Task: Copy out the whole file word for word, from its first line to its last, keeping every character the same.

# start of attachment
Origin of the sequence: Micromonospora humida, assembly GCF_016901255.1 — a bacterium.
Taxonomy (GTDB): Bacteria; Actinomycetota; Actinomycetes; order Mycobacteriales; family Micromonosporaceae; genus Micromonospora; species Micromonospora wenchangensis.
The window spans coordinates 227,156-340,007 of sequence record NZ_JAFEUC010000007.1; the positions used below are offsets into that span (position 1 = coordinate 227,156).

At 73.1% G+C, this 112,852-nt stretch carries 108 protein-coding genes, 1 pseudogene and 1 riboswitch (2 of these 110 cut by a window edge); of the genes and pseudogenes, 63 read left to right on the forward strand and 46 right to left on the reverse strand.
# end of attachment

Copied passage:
Origin of the sequence: Micromonospora humida, assembly GCF_016901255.1 — a bacterium.
Taxonomy (GTDB): Bacteria; Actinomycetota; Actinomycetes; order Mycobacteriales; family Micromonosporaceae; genus Micromonospora; species Micromonospora wenchangensis.
The window spans coordinates 227,156-340,007 of sequence record NZ_JAFEUC010000007.1; the positions used below are offsets into that span (position 1 = coordinate 227,156).

At 73.1% G+C, this 112,852-nt stretch carries 108 protein-coding genes, 1 pseudogene and 1 riboswitch (2 of these 110 cut by a window edge); of the genes and pseudogenes, 63 read left to right on the forward strand and 46 right to left on the reverse strand.